sail-world.com
 
 
News Home Cruising Photo Gallery Video Gallery

 

Sail-World.com : Possible future sea-level changes hinted by new coral dating methods

Possible future sea-level changes hinted by new coral dating methods

'WHOI geochronologist William G. Thompson, lead author of the study, sampling a fossil coral on Great Inagua Island, Bahamas in 2006.'    © H. A. Curran, Smith College

New evidence of sea-level oscillations during a warm period that started about 125,000 years ago raises the possibility of a similar scenario if the planet continues its more recent warming trend, says a research team led by the Woods Hole Oceanographic Institution (WHOI).

In a paper published online in the Sept. 11 Nature Geoscience, the researchers report data from an improved method of dating fossil coral reef skeletons in the Bahamas. By calculating more accurate ages for the coral samples than previously possible, they found that sea levels were considerably less stable than earlier believed--oscillating up and down by four to six meters (13-20 feet) over a few thousand years about 120,000 years ago during a period known as the Last Interglacial.

'This was the last time that climate was as warm as—or warmer than—today,' said WHOI geochronologist William G. Thompson, lead author of the study. 'If today’s ice sheets continue to melt, we may be headed for a period of ice sheet and sea-level change that is more dynamic than current observations of ice sheets suggest.'

The polar ice caps currently are shrinking and sea level is rising at a rate of about 30 centimeters (one foot) per century. 'How much sea level will rise over the next century or two is a crucial question for the significant part of the world’s population that lives in coastal zones,' Thompson said.

Researchers sampled and dated corals from two fossil reefs of different ages on the islands of Great Inagua and San Salvador, in the Bahamas. This photo shows a large individual fossil coral from the younger reef, which grew directly on the remains of an older generation of similar corals. The two reefs are separated by a wave-cut surface, also visible in the photo, which was eroded in the swash zone after sea level fell. Since both generations of corals grew in about 3 m of water, and the wave- -  © H. A. Curran, Smith College  

A better understanding of sea-level change in the past can help to inform predictions for the future. Historical records such as those from tide gauges extend back only a century or so. 'The geological record offers a longer perspective on rates of change,' Thompson said, 'and sea-level changes during previous warm intervals are especially relevant to today’s situation.' Sea levels during the Last Interglacial are known to have been about six meters (20 feet) higher, on average, than they are today. 'The real surprise is that sea levels were oscillating during this period.'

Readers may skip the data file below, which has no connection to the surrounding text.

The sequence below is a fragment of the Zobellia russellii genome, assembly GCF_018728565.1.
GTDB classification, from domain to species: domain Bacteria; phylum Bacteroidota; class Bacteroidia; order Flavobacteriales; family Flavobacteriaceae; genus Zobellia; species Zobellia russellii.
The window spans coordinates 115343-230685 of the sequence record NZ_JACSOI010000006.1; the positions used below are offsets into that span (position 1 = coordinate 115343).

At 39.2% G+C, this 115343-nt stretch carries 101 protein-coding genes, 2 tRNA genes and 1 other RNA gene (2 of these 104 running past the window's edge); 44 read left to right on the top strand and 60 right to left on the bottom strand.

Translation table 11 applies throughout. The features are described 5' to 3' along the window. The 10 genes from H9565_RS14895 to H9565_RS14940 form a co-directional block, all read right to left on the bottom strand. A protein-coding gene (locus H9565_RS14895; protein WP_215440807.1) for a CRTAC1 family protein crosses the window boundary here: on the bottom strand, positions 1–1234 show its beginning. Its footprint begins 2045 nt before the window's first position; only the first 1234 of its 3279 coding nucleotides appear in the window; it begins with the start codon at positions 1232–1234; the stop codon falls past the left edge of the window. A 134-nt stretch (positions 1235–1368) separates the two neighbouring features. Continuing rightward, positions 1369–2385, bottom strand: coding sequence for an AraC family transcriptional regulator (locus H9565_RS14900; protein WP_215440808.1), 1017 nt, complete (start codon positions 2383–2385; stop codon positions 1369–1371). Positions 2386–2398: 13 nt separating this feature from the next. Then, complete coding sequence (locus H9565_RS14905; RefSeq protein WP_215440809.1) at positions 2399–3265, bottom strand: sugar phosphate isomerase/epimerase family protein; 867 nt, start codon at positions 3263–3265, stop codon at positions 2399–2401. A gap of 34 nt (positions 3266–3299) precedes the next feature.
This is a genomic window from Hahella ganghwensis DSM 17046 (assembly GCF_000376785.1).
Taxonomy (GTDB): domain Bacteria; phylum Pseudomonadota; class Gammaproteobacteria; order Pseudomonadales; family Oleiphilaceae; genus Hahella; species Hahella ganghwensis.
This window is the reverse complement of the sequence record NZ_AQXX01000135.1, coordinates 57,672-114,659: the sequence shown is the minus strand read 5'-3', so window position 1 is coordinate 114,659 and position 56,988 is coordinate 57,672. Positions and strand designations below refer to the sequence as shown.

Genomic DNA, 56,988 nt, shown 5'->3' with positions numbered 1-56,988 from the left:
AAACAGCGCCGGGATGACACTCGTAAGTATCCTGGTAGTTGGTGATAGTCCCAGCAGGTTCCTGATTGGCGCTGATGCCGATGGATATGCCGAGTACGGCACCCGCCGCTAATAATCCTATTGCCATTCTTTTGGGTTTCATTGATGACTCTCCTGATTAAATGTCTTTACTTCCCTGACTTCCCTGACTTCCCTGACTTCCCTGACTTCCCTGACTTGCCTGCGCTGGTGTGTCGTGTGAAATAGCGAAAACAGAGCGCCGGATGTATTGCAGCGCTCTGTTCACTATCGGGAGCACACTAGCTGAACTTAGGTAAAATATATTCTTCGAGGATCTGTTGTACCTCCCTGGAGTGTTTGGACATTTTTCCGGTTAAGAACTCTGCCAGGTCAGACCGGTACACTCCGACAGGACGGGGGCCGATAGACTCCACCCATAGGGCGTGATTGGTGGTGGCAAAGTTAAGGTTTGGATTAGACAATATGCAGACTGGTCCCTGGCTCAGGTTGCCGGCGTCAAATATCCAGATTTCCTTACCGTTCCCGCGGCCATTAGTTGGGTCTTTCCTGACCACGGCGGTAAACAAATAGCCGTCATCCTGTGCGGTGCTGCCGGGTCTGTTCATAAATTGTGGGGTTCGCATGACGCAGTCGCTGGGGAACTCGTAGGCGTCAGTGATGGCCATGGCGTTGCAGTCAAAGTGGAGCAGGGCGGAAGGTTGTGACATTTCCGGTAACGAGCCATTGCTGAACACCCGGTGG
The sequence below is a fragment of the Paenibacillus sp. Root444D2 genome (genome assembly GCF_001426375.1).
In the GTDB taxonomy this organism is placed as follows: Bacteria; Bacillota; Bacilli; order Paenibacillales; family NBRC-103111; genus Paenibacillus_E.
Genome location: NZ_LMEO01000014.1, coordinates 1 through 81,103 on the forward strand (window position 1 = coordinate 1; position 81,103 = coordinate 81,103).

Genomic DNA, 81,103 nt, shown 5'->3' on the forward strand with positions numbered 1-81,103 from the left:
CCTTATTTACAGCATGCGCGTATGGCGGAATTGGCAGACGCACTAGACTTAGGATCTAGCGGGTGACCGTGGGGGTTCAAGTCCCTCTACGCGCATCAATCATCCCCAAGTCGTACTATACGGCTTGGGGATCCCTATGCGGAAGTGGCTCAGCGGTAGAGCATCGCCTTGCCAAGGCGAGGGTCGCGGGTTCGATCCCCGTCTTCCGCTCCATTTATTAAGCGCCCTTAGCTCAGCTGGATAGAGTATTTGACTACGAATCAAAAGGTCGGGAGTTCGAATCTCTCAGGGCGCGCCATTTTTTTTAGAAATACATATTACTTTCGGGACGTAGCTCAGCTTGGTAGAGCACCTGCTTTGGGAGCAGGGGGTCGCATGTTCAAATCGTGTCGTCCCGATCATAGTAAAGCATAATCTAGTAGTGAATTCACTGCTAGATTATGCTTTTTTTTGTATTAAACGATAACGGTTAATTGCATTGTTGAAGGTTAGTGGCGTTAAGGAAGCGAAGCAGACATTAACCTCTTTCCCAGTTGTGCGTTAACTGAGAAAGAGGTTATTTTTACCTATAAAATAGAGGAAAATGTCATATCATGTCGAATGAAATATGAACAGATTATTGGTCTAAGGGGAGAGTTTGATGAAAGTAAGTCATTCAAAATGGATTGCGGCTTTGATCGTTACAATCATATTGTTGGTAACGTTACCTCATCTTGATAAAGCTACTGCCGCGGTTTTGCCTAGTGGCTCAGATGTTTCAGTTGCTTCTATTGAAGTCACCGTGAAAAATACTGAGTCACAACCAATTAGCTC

To get more accurate age estimates from the geological record, Thompson developed an advanced way of interpreting the uranium and thorium isotope ratios that have been traditionally used as a coral dating method. Until now, scientists attempting to date Last Interglacial coral reefs concluded erroneously that sea level was relatively stable during this period. 'Our analysis of Last Interglacial fossil reef ages represents a breakthrough in our understanding of U-Th coral dating, leading to improved chronologies of past sea-level change,' Thompson said.

Thompson teamed up with colleagues H. Allen Curran and Brian White of Smith College, and Mark A. Wilson of the College of Wooster, experts on the key Bahamas fossil coral sites. 'The geologic evidence for sea-level change at these sites is convincing,' said Curran, 'but we couldn’t absolutely prove sea-level oscillation without more precise dating.'

A fossil coral like those the authors sampled and dated to reconstruct sea level changes during the Last Interglacial period. -  © H. A. Curran, Smith College  

Because coral reefs grow near the sea surface, they are accurate markers of former sea levels. Two fossil reefs are evident at the Bahamas sites, separated by an erosional surface that was cut by wave action. The first reef grew when sea levels were about four meters (13 feet) higher than today. 'The fall of sea-level is indicated by the wave-cut erosion of this first reef,' said Wilson, 'and the second sea-level rise was recorded by the growth of new corals on this eroded surface. The dating of fossil corals below and above this erosional surface, using our new methods, reveals important details about the timing of sea-level change that were previously obscured.'

The finding of a significant sea-level oscillation 120,000 years ago is in sharp contrast to the last 5,000 years, where sea level has been relatively stable. 'It appears that the smaller ice sheets of the Last Interglacial were significantly less stable than today’s ice sheets,' Thompson said.

Researchers at the site of two fossil reefs described in the new study. In background, from left, William Thompson of WHOI, Mark Wilson of the College of Wooster, and undergraduate students Ann Steward and Emily Griffin from the College of Wooster. -  © H. A. Curran, Smith College  

Should the current warming trend continue, Thompson said, a scenario similar to that of the Last Interglacial could result. 'Variable sea level during the last Interglacial points to instability in the polar ice sheets, which were somewhat smaller than today. If changing climate leads to smaller ice sheets in the future, this may provoke similar instability.' The work was supported by the WHOI Ocean and Climate Change Institute, the Comer Science and Education Foundation, and the National Science Foundation.